Those most at risk will be getting the first doses of COVID-19 vaccine — including health-care workers, seniors over 70 and adults in Indigenous communities. The process is expected to use all of the initial allotment and be finished by the end of March 2021.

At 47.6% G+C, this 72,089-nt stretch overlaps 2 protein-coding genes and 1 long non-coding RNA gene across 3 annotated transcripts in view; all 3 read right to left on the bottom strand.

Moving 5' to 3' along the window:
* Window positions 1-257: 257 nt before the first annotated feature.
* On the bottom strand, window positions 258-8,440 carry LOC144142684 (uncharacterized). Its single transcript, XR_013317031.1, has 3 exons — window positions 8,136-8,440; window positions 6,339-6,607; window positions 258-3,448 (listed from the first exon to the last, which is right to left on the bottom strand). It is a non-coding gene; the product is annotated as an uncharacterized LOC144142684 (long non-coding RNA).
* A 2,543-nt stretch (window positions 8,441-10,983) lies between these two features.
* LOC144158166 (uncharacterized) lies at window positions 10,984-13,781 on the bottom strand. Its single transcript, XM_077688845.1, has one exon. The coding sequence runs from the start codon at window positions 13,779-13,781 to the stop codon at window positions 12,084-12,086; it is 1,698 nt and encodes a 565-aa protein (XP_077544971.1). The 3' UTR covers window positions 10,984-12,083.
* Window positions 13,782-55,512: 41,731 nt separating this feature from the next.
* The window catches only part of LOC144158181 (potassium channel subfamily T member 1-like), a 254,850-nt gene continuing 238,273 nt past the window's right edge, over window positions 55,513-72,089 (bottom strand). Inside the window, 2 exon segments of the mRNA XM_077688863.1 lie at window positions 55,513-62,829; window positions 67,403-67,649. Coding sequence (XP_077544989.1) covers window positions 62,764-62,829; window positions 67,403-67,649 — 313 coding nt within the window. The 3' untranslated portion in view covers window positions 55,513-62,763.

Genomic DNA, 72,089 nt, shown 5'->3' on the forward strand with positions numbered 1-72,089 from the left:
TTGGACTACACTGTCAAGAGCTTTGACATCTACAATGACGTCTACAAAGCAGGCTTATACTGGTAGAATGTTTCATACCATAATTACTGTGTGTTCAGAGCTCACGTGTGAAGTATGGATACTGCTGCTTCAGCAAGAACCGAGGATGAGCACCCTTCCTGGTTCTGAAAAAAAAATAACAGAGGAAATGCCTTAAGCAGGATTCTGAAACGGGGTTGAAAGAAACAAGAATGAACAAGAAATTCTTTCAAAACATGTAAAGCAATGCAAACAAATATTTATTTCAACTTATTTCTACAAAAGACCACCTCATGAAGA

The fortress that was Vancouver Island has been breached when it comes to the low COVID-19 case numbers it enjoyed compared to B.C.’s Lower Mainland during earlier stages of the pandemic. Provincial health authorities noted this week that though numbers are still high, there has been a levelling off of cases in the Fraser Health and Vancouver Coastal Health regions. But case numbers are rising in the province’s Northern and Interior health regions, and Vancouver Island is also continuing to see new cases. Ten of the 694 new cases in B.C. were in the Island Health region, provincial health officer Dr. Bonnie Henry said at Thursday’s COVID-19 briefing. There were also 12 new deaths due to the virus, all in the Lower Mainland. There are now 9,103 active COVID-19 cases across the province, including the 277 active cases in Island Health, with 12 people in hospital and four in critical care. Henry acknowledged that some regions of the province were struggling to contain numbers they had not experienced before. “Many of our communities around this province are affected right now, many of whom went through the first wave and the first number of months of this pandemic without having cases, without having it touch close to home,” Henry said. But the doctor urged people to continue to follow pandemic protocols to protect the elderly, as well as strained and tired health-care workers. “We need to do our bit everywhere, to make sure that we support and protect them, too.” Island Health announced Wednesday that two hospitals — Saanich Peninsula Hospital and West Coast General Hospital in Port Alberni — are dealing with COVID-19 outbreaks. Two First Nations communities in the Island Health region remain under lockdown while dealing with outbreaks: the Ehattesaht Chinehkint First Nation community near Zeballos and the Klahoose Nation on Cortes Island. However, the battle to flatten the curve on Vancouver Island can still be won if people continue to follow pandemic protocols, said Daniel Coombs, an expert in the modelling of infectious disease. Until recently, the Vancouver Island region saw a handful of daily cases, but since November, new cases of the virus have largely run in the double digits. “If Vancouver Island wants to maintain its really impressive record with the virus, it remains critical that people remain vigilant and follow the public health guidance that we're getting,” said Coombs, a mathematics professor at the University of British Columbia. At the moment, the COVID-19 situation on Vancouver Island is akin to the potential for wildfire in dry summer conditions, he said. “The forest fire analogy is a good one,” Coombs said. The virus won’t have fuel to spread if people continue to avoid crossing back and forth to the mainland except for essential travel and don't indulge in any social gatherings outside their households. “If physical distancing, mask protocols and other measures are maintained on Vancouver Island, it prevents those sparks (of COVID-19) from growing and getting out of control,” he said. Over the past two weeks, the Central Vancouver Island health service delivery area recorded 118 COVID-19 cases, followed by 66 cases in the South Island and 37 in the North Island area, data released Thursday showed. Island Health currently has exposure notices for eight schools in the region, including six in Port Alberni, one in Victoria and one on Salt Spring Island. As well, an outbreak at Veterans Memorial Lodge long-term care home in Victoria was announced over the weekend, and the lockdown of the Tsawaayuss-Rainbow Gardens facility in Port Alberni remains in effect. The greatest areas of concern for outbreaks are in long-term care homes and multigenerational households where the elderly people are most at risk from the virus, Coombs said. As well, smaller rural communities on the surrounding islands or spread across Vancouver Island are more vulnerable due to the lack of medical resources and the difficulty of accessing rapid testing, he added. Henry also expressed the need for individuals to make the right choices to protect groups most at risk. “We know that our long-term care homes in particular are most vulnerable. It's the biggest challenge that we are facing,” she said. “I recognize that this sacrifice is one that all of us are taking, and the vast majority of people around B.C. have taken this to heart.” Though the daily COVID-19 case numbers on Vancouver Island are still fluctuating up and down, overall, the numbers appear to be flattening, Coombs said. But keeping it that way will depend on people adhering to physical distancing, Coombs said. This will be necessary for some time into the future, despite hopes vaccines are around the corner. “We’ve been hearing a lot about vaccination at the moment,” he said. “But if we haven't actually deployed the vaccine fully in our communities in B.C., there’s a risk that people are going to loosen up too quickly or too early. “Yet, I can definitely foresee some restrictions lasting into the summer, or maybe even longer.” Rochelle Baker / Local Journalism Initiative / Canada's National ObserverRochelle Baker, Local Journalism Initiative Reporter, National Observer